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Dear Architect, Designer, reader,
For the fourth issue of our webzine, Pyrolave invites you to discover the world of wall coverings. Three projects take you behind the scenes for colourful inspiration.

Commonwealth House
Commonwealth House Commonwealth House
Commonwealth House Commonwealth House Commonwealth House Commonwealth House Commonwealth House Commonwealth House Commonwealth House

In its new skin, the office building also got a complete interior makeover with omnipresent, ultra-modern open floor plans, oversized skylights, and glass façades that bathe the spaces in natural light.

The building at No. 1 New Oxford Street has won multiple awards, including Best Workplace for 2018, awarded by RIBA, the Royal Institute of British Architects. It’s a source of pride at every level, both in England and for the Pyrolave brand!

Quintessential British facade
for a renovation that was anything but ordinary

Commonwealth House, located on the juncture of New Oxford Street and High Holborn, is an emblem of the London cityscape with its 1930s style combining art deco and modern art. Orms were appointed with renovating and expanding the building. The architects literally dug deep into the origins of the edifice to give it the second life it deserved.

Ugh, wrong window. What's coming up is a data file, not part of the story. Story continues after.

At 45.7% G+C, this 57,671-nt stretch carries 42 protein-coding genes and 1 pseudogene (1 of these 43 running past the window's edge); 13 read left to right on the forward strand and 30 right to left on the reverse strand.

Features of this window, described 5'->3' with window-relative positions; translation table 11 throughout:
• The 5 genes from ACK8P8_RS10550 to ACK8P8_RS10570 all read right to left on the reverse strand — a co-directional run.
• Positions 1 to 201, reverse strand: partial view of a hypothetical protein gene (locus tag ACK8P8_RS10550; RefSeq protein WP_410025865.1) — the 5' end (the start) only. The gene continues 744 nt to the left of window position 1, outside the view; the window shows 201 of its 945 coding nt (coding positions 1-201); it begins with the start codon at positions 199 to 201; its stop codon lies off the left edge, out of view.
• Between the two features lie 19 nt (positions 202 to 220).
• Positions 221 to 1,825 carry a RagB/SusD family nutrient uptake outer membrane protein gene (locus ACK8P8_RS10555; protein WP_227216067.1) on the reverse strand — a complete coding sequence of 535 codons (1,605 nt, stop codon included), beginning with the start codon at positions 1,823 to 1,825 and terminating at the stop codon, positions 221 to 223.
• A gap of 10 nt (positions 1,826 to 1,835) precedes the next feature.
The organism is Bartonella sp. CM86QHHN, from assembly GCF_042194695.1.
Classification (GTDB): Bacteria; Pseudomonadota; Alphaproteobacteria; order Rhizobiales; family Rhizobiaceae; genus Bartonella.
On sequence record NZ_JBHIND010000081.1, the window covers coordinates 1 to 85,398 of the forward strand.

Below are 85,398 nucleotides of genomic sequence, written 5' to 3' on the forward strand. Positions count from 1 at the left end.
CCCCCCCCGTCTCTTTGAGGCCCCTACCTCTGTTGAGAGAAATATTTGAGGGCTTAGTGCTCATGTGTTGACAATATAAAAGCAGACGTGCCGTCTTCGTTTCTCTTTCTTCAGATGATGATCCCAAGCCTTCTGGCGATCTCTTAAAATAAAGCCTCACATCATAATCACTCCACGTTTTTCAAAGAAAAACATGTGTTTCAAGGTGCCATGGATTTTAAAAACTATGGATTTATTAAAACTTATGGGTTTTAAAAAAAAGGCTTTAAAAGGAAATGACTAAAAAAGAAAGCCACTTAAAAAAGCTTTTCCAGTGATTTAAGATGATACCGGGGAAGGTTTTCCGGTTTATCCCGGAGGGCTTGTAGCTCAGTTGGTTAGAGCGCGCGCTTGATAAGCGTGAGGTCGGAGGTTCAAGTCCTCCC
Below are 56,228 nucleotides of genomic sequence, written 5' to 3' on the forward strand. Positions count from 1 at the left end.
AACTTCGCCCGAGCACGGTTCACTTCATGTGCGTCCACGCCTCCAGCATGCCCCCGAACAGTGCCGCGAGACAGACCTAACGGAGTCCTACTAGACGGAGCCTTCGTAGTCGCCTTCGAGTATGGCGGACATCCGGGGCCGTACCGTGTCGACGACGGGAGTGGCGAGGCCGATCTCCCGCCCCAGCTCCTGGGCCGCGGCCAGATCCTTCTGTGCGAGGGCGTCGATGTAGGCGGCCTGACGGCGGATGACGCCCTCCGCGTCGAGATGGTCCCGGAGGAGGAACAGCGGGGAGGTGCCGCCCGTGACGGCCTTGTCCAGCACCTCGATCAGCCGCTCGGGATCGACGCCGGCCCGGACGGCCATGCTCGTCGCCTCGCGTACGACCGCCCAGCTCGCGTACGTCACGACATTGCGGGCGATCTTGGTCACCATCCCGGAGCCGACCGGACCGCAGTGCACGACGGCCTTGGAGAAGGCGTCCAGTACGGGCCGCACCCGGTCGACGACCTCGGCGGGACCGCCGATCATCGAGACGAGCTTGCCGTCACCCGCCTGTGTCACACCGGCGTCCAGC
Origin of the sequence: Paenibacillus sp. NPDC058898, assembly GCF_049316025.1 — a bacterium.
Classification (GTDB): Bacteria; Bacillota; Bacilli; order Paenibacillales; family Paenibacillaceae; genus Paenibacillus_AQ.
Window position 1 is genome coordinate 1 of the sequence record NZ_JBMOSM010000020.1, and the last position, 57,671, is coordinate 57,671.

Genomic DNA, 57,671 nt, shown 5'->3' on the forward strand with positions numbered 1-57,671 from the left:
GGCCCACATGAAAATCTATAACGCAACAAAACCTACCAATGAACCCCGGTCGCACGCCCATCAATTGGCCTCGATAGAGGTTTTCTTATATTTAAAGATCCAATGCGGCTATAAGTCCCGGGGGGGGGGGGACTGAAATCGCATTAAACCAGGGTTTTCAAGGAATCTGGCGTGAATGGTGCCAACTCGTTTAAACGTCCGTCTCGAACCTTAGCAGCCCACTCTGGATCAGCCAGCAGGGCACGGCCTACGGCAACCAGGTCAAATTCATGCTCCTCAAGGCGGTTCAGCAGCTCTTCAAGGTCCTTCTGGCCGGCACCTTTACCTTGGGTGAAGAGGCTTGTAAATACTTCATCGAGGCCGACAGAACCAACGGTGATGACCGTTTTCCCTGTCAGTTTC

By examining the original plans for the building and sifting through the letters and photographs produced by Henri Philip Cart De Lafontaine, the original architect, Orms discovered the concept of a glazed hexagonal cladding covering the façade. At the time, Giles Gilbert Scott, counsellor to the crown and a member of a famous family of English architects, shot the idea down, deeming it too innovative. But Orms chose to revive the basic elements designed by Cart De Lafontaine and made them the focus of the project.

Pyrolave glazed lava was selected for this emblematic project. For over two years, the Pyrolave team in France & Pyrolave Architecture in the UK offered tours of the workshops and the Volvic quarry and supplied various studies, drawings, and bespoke tests to bring this unprecedented assignment to fruition.

The nine-storey building is distinguished by its clocktower featuring bow windows, a cherished element of traditional English architecture, and façades covered with glazed Pyrolave veneer of varying geometric shapes. The glazed lavastone covering the rounded walls of the rooftop terrace were particularly difficult to manufacture due to their curved shape. The specifications for the project required all the glazed curved & ashlar cladding to be of the same colour. And what better colour than a deep, mineral, elegant, and incredibly stylish English green! Through testing, Pyrolave were able to achieve the desired shade. The process was lengthy and the team admitted to having spent days on end examining the samples from every angle, in daylight, and in the dark to make sure Orms was getting the perfect colour. In all, the artisanal workshop in southwestern France crafted more than 2,000 glazed veneer slabs, or about 250 m², produced in curved, hexagonal, and straight shapes in a record time of less than nine months.


Wonderland residence in Sydney:
foyers filled with colour!